The gill is both a site of gas transfer and an important location of chemoreception or gas sensing in fish. While often considered separately, these two processes are clearly intricately related because the gases that are transferred between the ventilatory water and blood at the gill are simultaneously sensed by chemoreceptors on, and within, the gill. Modulation of chemoreceptor discharge in response to changes in O(2) and CO(2) levels, in turn, is believed to initiate a series of coordinated cardiorespiratory reflexes aimed at optimising branchial gas transfer. The past decade has yielded numerous advances in terms of our understanding of gas transfer and gas sensing at the fish gill, particularly concerning the transfer and sensing of carbon dioxide. In addition, recent research has moved from striving to construct a single model that covers all fish species, to recognition of the considerable inter-specific variation that exists with respect to the mechanics of gas transfer and the cardiorespiratory responses of fish to changes in O(2) and CO(2) levels. The following review attempts to integrate gas transfer and gas sensing at the fish gill by exploring recent advances in these areas.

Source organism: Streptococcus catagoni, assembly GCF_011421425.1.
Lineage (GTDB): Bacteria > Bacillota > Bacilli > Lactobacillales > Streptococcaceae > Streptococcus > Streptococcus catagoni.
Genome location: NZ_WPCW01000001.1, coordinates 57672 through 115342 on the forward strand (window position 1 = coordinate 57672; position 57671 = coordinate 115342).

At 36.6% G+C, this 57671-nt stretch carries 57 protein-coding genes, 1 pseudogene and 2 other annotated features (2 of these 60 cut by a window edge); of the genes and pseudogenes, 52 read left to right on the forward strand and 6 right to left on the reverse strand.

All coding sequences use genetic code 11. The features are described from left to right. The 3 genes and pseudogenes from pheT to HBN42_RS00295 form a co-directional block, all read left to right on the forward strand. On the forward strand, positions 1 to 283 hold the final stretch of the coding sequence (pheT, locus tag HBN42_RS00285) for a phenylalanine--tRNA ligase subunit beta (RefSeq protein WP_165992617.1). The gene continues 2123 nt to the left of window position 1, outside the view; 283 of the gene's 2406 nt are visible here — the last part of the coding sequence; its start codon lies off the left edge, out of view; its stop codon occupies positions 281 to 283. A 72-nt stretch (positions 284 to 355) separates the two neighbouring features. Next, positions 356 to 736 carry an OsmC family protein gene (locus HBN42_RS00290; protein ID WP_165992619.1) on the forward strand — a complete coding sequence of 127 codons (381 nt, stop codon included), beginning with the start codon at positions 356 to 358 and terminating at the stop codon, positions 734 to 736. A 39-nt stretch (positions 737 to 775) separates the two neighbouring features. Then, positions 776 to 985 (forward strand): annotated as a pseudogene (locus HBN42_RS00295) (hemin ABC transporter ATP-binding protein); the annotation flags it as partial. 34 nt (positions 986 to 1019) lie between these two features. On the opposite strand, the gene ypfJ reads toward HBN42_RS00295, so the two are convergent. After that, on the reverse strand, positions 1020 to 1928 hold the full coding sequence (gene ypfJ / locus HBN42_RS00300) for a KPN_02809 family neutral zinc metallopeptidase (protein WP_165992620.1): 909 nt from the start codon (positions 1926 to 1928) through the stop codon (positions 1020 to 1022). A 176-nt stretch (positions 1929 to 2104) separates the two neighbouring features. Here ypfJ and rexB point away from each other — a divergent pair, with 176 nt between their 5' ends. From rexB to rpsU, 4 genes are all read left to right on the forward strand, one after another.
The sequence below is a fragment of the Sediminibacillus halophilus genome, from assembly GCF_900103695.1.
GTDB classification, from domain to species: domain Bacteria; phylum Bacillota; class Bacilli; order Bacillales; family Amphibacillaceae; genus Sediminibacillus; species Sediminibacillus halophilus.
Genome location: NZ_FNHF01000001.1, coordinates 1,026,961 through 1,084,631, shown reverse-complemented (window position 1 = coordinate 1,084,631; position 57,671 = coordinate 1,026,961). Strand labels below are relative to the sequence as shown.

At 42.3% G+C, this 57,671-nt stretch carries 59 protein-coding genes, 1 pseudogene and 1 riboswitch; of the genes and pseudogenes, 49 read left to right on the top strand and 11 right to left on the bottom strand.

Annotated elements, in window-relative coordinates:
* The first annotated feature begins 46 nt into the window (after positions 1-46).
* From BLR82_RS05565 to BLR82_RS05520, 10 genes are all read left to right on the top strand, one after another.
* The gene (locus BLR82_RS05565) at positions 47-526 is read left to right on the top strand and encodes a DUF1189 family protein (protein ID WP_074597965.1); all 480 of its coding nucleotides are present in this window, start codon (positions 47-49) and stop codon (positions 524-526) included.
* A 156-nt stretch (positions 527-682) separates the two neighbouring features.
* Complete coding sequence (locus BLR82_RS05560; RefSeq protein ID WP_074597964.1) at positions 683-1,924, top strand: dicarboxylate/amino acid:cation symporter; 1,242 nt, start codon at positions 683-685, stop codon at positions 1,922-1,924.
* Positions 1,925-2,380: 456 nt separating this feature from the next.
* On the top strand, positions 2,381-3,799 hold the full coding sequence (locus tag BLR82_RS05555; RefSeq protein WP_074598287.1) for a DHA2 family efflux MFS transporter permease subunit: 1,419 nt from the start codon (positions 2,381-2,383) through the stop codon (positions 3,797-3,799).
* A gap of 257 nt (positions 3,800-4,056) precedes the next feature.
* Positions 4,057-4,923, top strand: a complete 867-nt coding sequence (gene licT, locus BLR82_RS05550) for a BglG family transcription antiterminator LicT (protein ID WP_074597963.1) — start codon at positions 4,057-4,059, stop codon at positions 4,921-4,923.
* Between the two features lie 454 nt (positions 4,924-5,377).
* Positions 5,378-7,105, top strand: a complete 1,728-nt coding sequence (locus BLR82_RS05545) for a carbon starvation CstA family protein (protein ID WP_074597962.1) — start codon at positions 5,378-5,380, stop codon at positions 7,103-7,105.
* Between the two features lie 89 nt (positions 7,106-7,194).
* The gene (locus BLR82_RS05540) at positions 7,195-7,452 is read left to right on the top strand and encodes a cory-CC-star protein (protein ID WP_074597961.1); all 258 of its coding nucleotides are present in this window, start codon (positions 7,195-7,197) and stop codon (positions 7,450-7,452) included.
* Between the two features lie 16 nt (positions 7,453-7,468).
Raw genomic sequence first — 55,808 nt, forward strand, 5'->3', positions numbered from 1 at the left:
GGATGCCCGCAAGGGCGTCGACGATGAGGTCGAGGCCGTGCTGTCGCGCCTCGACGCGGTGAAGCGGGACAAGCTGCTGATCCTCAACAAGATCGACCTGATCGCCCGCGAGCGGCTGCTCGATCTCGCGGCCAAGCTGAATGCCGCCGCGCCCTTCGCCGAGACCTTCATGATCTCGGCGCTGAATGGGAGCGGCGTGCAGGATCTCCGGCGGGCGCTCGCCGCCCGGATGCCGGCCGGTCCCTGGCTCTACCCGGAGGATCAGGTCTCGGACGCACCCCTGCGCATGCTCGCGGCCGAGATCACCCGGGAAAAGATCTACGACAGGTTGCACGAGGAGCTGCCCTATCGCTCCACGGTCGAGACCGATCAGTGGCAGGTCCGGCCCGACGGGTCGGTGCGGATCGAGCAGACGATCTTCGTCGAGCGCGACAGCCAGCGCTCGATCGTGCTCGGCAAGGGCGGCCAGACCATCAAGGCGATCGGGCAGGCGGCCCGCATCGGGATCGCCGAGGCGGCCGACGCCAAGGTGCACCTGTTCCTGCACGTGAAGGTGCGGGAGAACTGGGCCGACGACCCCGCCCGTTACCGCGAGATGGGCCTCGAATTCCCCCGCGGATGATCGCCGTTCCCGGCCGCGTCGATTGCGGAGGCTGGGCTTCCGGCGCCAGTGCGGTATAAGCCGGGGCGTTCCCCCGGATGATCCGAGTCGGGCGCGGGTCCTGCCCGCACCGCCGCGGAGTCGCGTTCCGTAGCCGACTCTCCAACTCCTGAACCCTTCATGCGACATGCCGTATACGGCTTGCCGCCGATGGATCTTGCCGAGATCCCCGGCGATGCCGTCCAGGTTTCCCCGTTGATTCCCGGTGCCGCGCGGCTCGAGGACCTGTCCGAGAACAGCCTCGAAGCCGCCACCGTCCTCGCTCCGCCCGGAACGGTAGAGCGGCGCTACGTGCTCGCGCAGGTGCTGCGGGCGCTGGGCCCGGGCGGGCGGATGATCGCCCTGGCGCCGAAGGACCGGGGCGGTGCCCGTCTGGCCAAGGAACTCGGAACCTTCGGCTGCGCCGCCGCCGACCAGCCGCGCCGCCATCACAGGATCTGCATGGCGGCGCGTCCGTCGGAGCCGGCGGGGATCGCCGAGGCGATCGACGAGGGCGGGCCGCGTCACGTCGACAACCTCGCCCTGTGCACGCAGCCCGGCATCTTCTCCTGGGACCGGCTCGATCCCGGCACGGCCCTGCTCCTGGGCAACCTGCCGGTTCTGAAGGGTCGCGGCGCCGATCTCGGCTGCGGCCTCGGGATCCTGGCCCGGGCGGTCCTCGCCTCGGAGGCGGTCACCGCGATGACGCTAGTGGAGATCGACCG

Copyright 2002 Wiley-Liss, Inc.